Red Bull Stratos, the sponsor of the Austrian parachutist's historic skydive, reported Monday that new data indicated that Baumgartner reached Mach 1.25 and or 843.6 mph and not Mach 1.24 or 834.0 mph as previously thought.
Either way, he became the first human to break the sound barrier with only his body at 1.25 times the speed of sound.
The leap was from an altitude of 127,852 feet, which is 248 feet lower than original estimates, but still stratospheric or from near space.
"He jumped from a little bit lower, but he actually went a little bit faster, which was pretty exciting," said Art Thompson, technical project director for the Red Bull project.
He wore a pressurized suit and jumped from a capsule hoisted by a giant helium balloon over Roswell, N.M. in the historic skydive Oct. 14.
The updated records were provided by Utley, official observer for the National Aeronautic Association's contest and records board.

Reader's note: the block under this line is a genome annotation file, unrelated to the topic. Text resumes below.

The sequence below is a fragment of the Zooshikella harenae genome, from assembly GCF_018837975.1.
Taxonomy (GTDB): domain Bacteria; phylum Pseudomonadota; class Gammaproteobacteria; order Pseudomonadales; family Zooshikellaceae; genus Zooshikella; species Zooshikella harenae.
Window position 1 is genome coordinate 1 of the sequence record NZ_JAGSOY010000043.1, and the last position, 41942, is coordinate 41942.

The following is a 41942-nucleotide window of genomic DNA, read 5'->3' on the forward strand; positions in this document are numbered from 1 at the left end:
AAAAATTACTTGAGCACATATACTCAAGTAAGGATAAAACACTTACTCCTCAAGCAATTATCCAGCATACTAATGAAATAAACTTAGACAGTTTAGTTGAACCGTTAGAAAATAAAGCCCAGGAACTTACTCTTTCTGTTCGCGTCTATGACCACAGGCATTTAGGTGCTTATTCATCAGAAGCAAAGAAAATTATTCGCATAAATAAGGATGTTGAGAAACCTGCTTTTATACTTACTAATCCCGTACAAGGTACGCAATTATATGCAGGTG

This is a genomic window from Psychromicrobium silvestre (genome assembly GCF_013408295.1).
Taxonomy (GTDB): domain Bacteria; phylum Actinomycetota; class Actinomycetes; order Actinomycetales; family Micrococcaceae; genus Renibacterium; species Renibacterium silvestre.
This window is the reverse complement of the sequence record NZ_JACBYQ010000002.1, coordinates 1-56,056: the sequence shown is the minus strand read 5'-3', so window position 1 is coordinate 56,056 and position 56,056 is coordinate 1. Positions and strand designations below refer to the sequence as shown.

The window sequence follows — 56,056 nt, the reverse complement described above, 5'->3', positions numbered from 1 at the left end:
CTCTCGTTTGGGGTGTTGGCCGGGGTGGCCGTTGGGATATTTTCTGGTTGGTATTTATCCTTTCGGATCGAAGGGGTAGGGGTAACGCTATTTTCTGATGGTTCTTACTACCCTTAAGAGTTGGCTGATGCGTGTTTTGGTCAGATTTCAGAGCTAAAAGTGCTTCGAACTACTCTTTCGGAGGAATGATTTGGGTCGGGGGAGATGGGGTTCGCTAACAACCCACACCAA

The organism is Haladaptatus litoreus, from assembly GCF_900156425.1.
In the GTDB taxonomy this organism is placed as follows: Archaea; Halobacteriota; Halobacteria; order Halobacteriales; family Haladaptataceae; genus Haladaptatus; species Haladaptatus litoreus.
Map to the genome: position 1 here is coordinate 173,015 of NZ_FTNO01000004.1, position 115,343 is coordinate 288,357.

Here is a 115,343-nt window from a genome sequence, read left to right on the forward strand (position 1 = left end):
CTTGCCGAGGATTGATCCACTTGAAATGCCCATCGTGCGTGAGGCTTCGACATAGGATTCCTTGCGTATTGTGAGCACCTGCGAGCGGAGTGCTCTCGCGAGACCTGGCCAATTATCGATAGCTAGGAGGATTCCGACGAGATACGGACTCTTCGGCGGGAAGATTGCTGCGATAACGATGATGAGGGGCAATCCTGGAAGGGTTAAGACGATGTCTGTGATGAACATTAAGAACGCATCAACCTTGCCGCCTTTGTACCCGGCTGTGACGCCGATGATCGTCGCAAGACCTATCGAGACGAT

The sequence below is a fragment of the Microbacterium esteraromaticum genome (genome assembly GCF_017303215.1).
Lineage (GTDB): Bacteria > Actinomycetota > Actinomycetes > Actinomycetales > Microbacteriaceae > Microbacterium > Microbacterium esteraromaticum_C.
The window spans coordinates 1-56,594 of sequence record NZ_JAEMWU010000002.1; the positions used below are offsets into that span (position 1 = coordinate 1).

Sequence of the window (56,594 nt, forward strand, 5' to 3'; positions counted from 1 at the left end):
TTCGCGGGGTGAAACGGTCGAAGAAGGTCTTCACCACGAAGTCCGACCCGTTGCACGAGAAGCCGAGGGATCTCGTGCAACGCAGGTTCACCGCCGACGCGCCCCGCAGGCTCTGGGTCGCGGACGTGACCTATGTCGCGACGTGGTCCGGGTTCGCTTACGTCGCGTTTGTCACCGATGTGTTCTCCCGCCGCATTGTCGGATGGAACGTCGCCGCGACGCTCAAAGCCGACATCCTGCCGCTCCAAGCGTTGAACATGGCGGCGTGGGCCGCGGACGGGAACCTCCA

Based on all the data collected from sensors on Baumgartner's suit, Utley determined that Baumgartner was 34 seconds into his jump when he reached Mach 1.
The speed for breaking the sound barrier depends on the temperature at a given altitude and for Baumgartner, that mark was determined to have occurred just shy of 110,000 feet.
He reached peak supersonic speed by the time he was at 91,300 feet, 50 seconds into the jump, and was back to subsonic by 75,300 feet, or around 64 seconds into his free fall.
His entire free fall lasted four minutes, 20 seconds.
He used a parachute to cover the final 5,000 feet, landing on his feet in the desert outside Roswell.
Baumgartner, 43, shattered the previous record set by Joe Kittinger, an Air Force officer, in 1960. Kittinger did not quite reach supersonic speed during his jump from 19.5 miles up or 102,800 feet.
The private project was aimed, from the start at helping future space crews, whether NASA or commercial, survive high-altitude accidents in such falls.
The Austrian adventurer's free-fall demonstrated that with the right equipment and proper training, a human being can safely accelerate through the sound barrier, according to Red Bull Stratos.
That is a vital breakthrough for the aerospace industry as it looks for answers to the questions of crew and passenger escape in emergency situations, especially with commercial space travel on the horizon.